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What’s the Use in Receiving?

Is there a qualitative difference between learning a song from your Grandfather and downloading a song from iTunes, from getting a recipe online and pulling out the yellowing paper of an old, family recipe? Ken Myers answers in the affirmative, channeling C.S. Lewis when he discusses the need for thoughtful Christians to consider not only content in what we appreciate in art, but also how we receive it.

Myers, in his excellent book All God’s Children and Blue-Suede Shoes, points out that while Christians have been very sensitive to the content of movies, music and other art forms, we have been less discriminating about how art comes to us and what that process can help us become. We have counted the references to the name of Jesus in music (at rough estimation, repeated about 9,000 times in many Praise and Worship songs) and we have checked for how many so-called “curse words” there are in films, but we have failed to recognize our increasing tendency to fracture and disconnect from our own history and community in how we receive art. Often we see art only as a vehicle for moralism and this has issued in some pretty crummy results. And by art I mean music, painting, drawing, writing, etc. Myers (and Lewis) argue that we need to receive art in a different way than we are being trained to by our culture (increasingly autonomous in the modern era) and I think he is right.

“A work of (whatever) art can be either ‘received’ or ‘used.’ When we ‘receive’ it we exert our senses and imagination and various other powers according to a pattern invented by the artist. When we ‘use’ it we treat it as assistance for our own activities. The one, to use an old-fashioned example, is like being taken for a bicycle ride by a man who may know roads we have never yet explored. The other is like adding one of those little motor attachments to our own bicycle and then going for one of our familiar rides. These rides in themselves may be good, bad, or indifferent. The ‘uses’ which the many make of the arts may or may not be intrinsically vulgar, depraved, or morbid. That’s as may be. ‘Using’ is inferior to ‘reception’ because art, if used rather than received, merely facilitates, brightens, relieves or palliates our life, and does not add to it.”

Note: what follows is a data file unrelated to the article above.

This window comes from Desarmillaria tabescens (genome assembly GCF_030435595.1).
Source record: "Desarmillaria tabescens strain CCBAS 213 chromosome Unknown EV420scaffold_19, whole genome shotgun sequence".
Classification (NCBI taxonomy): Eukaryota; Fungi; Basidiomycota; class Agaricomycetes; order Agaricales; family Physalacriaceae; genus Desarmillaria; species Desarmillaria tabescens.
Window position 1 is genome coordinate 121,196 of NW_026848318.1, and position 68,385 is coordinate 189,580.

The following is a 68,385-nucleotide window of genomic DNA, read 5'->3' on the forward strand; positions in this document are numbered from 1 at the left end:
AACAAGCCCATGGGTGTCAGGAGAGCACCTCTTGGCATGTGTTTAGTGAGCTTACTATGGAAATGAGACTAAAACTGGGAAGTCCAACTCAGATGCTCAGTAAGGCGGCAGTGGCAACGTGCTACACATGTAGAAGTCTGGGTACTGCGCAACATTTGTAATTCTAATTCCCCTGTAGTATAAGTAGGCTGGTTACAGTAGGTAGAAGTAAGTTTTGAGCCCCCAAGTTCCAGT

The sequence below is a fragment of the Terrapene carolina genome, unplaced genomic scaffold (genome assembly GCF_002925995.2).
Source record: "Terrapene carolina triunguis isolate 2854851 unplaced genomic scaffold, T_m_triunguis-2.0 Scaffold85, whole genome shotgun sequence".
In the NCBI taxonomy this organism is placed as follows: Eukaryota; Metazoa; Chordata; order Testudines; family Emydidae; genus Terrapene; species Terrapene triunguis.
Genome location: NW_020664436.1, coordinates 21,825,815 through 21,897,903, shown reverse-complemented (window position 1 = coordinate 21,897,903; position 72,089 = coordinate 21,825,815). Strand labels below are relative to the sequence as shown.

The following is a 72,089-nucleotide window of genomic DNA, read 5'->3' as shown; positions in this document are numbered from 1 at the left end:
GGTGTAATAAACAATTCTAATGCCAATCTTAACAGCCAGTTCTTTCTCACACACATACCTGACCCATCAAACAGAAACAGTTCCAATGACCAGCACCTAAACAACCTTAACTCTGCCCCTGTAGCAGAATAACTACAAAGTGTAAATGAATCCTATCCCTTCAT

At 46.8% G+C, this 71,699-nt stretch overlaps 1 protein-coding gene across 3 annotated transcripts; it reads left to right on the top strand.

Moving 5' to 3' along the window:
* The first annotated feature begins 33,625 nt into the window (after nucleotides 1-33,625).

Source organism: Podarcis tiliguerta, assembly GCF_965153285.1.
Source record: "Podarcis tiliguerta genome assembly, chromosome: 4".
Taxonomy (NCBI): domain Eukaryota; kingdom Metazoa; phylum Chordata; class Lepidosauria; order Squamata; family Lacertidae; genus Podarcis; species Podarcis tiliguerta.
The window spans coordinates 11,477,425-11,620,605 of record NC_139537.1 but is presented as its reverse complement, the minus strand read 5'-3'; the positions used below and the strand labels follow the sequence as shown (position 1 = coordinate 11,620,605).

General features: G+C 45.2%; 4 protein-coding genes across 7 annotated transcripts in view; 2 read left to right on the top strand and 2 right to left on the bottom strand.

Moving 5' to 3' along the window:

C. S. Lewis, quoted by Ken Myers in All God’s Children and Blue-Suede Shoes.

There’s nothing wrong with downloading songs from ITunes, but his point is that when we are increasingly detached into a selfish autonomy, we can lose something. And in our downloading we can still choose to ‘receive’ or to ‘use’ the art. This is why places like the Rabbit Room are so helpful to many of us ordinary people. Here we meet Andrew Peterson, Eric Peters and Ron Block (etc.) in a way we wouldn’t only through their songs. I think this helps us receive the art in a way that limits selfishness, autonomy and seeing it as mere utility and encourages the incorporation of community. It’s important not just what we receive, but how we receive it. We should, as Ken Myers says, talk about and practice more considered receiving and less mere consumption. In this way Andrew’s vision for the Rabbit Room is profoundly helpful to us. Allow me to make it clear again that I do not think downloading songs is “bad.” I do it all the time (there’s a real moral test for you, sheesh). And let me remind you to check out the Rabbit Room podcast at ITunes and do a positive review (this should be easily done if you take the few minutes to receive with your ears Eric Peters’ beautiful words in Episode 4).

This concern for receiving things thoughtfully goes for everything in our lives, well beyond art only. We receive food from many sources, but ultimately from the hand of God giving daily bread. It is not as direct as manna was for the children of Israel, but it is no less from God. Dr. Gene Veith is helpful when he uncovers for us the doctrine of vocation that Luther championed. Luther said that “God is hidden in vocation.” This means that he is present in all the good we have been given. And this should change the way we receive and consume. We have a Father, and when we are not thankful it is a serious family issue. Rebellion is like witchcraft. This may be part of why the Apostle Paul (and really so much of Scripture) equates being ungrateful with the vilest sins.

So let’s be thankful people. Let us be people who receive from God the good from his hand, and who do not despise his discipline (knowing that even that is from love). We should be wary of being polluted by the world. We should guard our hearts against the deceptive encroachment of soul-destroying and joyless sin. But let us add to our considerations how we receive and remember with thankfulness from whom we receive it.

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